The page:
16.5 x 16.5 inch | 420 x 420 mm | $520
19.7 x 19.7 inch | 500 x 500 mm | $620
23.4 x 23.4 inch | 594 x 594 mm | $780
Limited edition Giclée print printed on Entrada Rag Bright 300gsm, 100% acid free, 100% cotton rag paper
Contemporary Pop Art, Portraiture, Feminism
New York Times bestselling author Janet Mock is an American writer, producer, director, advocate for trans rights, and the founder of #GirlsLikeUs, a social media project that empowers trans women. Janet gained prominence as a contributing editor for Marie Claire, and for her inspirational memoirs Redefining Realness and Surpassing Certainty.
Mock made television history this year as the first trans woman of color to write, direct, and produce a series with Ryan Murphy’s FX drama POSE, which has assembled the largest cast of trans actors in a series. Coming out publicly as a transperson in 2011, Mock challenged the media’s representation of trans people, educating the unaware and empowering trans people all over the world.
For her work as a transgender activist, TIME has named Mock as one of the “100 Most Influential People of 2018,” one of the “30 Most Influential People on the Internet,” and one of the “12 New Faces of Black Leadership.” In 2017, Variety named her one of its “Power of Women,” she was featured on Ebony’s Power 100 list, and the PEN Center USA presented her with an Award of Honor during their 27th annual Literary Awards festival. Mock has also received awards and accolades from the American Library Association, The Center for LGBTQ Studies, GLSEN, and the Feminist Press.
In Statues for Equality, Mock is depicted in a plumeria, a fragrant and ornamental flower that grows in shrubs and small trees. A symbol of female sexuality in ancient Mayan culture, plumeria are beloved in Mock’s native Hawaii where they are used to make decorative leis.
On August 26, Women’s Equality Day 2019, artists Gillie and Marc Schattner are bringing to life a dream, the move towards equal representation in women statues.
In a moment of deep self-reflection, they realized they had been contributing to the lack of women representation in their public art. However, the artists decided they could not sit back and let history repeat itself. Something has to change, and so with their new project, ‘Statues for Equality,’ they have self-funded ten new women statues.
Because of this project, New York is becoming the first city to change the dynamics considerably - as the ten women are launched the percentage of female statues in the city will jump from 3% to 9%. The project will launch at RXR Realty’s iconic Avenue of the Americas.
Joining the ten ‘Statues for Equality’ are portraits of each woman in a groundbreaking new show that expresses diversity and gender equality. Exhibiting alongside their permanent statue sisters at 61 Broadway, NYC, they will be on show for the public for 12 months.
The women are painted on fabric from around the world, just as they as women represent the diversity of womankind, as does the soft materials that embody strength. Each piece has its own texture, shape, and feel.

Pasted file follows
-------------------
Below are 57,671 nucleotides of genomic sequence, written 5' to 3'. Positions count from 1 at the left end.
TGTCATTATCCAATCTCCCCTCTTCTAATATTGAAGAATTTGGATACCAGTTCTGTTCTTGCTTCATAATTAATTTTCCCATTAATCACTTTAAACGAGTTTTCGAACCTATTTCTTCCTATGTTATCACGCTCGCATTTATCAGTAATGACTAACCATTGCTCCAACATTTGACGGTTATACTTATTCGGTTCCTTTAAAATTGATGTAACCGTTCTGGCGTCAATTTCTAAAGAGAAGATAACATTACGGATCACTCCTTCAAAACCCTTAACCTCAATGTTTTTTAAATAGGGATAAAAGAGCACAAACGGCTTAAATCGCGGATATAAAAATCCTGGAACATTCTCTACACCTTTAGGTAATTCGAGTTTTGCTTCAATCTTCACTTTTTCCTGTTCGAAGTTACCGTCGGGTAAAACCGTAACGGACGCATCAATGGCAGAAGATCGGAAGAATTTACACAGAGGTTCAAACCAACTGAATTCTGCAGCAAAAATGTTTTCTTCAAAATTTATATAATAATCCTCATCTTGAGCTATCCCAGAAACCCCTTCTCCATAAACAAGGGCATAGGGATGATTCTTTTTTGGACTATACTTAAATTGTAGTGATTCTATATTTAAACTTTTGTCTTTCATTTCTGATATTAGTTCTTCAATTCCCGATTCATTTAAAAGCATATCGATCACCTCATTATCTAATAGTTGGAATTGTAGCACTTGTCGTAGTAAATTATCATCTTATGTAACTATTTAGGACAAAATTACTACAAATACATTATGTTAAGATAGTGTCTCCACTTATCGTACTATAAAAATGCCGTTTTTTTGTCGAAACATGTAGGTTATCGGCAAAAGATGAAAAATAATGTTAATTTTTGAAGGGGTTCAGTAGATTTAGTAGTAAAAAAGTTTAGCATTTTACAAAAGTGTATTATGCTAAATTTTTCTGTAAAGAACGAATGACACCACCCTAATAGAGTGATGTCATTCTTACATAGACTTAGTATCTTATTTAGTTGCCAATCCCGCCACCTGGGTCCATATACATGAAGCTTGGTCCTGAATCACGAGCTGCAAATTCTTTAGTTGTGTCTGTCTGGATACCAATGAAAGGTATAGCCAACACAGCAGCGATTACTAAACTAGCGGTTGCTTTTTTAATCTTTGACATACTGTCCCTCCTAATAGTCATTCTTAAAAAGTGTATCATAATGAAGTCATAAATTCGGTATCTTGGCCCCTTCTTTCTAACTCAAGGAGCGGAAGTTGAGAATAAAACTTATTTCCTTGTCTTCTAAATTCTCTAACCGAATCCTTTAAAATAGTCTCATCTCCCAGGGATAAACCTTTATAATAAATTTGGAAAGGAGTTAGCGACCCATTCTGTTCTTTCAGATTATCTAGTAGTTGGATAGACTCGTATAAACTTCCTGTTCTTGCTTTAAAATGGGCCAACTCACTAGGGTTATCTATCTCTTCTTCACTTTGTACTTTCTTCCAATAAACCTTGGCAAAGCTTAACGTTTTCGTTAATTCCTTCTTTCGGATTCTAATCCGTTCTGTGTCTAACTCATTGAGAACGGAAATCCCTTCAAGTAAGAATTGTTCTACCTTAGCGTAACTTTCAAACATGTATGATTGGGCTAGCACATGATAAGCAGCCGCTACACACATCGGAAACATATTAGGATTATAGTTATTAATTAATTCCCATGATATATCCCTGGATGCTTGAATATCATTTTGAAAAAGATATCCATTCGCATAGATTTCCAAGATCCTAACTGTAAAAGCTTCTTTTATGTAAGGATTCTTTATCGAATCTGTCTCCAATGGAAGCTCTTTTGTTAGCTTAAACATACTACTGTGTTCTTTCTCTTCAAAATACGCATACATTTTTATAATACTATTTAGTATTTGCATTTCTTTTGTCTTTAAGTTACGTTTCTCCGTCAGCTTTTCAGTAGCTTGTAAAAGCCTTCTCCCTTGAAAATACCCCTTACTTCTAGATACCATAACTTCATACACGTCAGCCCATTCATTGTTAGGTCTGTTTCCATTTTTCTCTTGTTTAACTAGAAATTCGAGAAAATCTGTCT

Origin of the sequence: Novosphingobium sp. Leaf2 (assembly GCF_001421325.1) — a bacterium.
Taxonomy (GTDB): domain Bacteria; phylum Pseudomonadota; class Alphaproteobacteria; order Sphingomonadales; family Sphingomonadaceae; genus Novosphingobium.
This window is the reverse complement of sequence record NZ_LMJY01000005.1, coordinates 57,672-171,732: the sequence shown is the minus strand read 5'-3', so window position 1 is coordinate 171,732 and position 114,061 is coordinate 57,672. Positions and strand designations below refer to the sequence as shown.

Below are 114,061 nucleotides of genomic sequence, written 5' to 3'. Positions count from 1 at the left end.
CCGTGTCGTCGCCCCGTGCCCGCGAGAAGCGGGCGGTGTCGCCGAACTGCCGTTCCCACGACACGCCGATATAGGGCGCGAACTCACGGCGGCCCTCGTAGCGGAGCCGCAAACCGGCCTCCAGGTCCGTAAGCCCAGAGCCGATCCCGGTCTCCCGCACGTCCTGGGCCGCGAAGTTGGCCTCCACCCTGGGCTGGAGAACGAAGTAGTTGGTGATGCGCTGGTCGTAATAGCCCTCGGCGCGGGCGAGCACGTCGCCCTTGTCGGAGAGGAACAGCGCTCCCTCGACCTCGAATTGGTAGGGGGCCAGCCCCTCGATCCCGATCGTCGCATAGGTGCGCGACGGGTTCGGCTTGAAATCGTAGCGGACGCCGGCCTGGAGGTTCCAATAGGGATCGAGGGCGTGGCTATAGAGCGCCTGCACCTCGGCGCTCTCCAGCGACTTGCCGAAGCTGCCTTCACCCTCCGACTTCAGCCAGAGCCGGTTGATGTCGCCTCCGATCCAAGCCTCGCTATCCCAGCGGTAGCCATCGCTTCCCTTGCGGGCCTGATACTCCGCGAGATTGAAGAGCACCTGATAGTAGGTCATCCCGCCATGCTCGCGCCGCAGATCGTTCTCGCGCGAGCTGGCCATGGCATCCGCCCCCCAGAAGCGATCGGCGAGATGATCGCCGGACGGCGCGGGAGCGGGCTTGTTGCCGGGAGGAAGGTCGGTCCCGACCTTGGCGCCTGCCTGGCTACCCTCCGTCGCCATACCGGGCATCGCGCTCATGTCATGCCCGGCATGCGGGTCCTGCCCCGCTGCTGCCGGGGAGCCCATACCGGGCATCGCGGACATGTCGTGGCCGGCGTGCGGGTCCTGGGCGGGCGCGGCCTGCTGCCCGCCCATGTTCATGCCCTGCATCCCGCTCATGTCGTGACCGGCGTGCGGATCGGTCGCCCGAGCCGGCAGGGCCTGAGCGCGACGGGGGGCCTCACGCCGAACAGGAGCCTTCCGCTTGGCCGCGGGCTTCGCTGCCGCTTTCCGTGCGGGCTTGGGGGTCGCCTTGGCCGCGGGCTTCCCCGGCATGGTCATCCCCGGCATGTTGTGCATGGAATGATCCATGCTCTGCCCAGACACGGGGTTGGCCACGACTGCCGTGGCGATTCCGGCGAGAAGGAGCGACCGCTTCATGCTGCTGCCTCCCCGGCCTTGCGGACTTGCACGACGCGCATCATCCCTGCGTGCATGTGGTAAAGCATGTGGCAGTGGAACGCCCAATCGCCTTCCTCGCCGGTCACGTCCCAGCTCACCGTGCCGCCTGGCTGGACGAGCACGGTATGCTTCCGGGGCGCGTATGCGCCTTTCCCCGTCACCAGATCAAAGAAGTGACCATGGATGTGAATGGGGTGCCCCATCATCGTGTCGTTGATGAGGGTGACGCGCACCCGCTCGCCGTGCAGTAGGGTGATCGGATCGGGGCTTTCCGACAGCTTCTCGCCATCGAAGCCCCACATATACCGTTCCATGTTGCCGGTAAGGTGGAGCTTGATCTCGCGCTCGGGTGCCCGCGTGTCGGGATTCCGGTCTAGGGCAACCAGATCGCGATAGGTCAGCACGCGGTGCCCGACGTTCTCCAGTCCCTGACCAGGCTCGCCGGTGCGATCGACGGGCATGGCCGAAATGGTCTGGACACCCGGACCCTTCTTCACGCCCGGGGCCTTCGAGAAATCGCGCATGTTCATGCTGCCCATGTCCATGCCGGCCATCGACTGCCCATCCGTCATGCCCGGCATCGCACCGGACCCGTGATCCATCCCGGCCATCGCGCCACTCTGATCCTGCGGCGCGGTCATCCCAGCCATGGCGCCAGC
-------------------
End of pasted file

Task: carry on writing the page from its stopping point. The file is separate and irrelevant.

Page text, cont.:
The women’s faces are depicted in black and white, where each line becomes part of the narrative of the portraits, revealing the fine attention to detail from the artists. However, their hair and clothes are full of color and patterns to challenge the ideals of how women should present themselves in society.
The use of fabric can take literal meaning, as well; even though the material is soft, beautiful, and used as a way to express individuality. Fabric is also a carrier: babies are held close to us in wraps of material; when we cannot hold everything, we us it to transport goods and objects; and it dresses us, for warmth and support.
The metaphor extends into the roles of women, and Gillie and Marc’s clever use of this medium reminds us again how important women are to our lives and the basis of society. Fabric is also another way to show our individuality.
Just as the ten women statues, made out of bronze and standing larger than life, can teach us something about diversity and gender equality, so will these fabric portraits showcase softer, tender moments of intimate and feminine representatives.
For the next 12 months, Gillie and Marc are aiming to paint 100 women, voted for by the public, who inspire greatness in our societies.
#womenforequality will become an extension of #statuesforequality – use the hashtag to vote for the most inspirational women you know, and take a photo with the paintings and statues to share Gillie and Marc’s message of equality.
A limited edition giclée print is the perfect solution especially if you missed out on one of Gillie and Marc’s original paintings. Limited edition giclée prints are produced on Entrada Rag Bright 300gsm, 100% acid free, 100% cotton rag paper, with a 40mm white border. The print will be wrapped in tissue before being rolled into a rigid poster tube. All prints are signed and editioned by the artists. A signed authenticity certificate is included and the print has an embossed Gillie and Marc logo in the corner. Giclée prints are virtually indistinguishable from originals and widely accepted & endorsed by fine art experts.
Please note: Buying online is for unframed prints only. Framed prints cost $300 extra. For framed prints please email: firstname.lastname@example.org
Your print is very delicate. Please keep your print protected until it is framed to avoid damage. Gillie and Marc can frame your print for you, however if you have opted to receive your print in a tube, we recommend this to be opened by a professional framer as it is fragile and difficult to re-roll.
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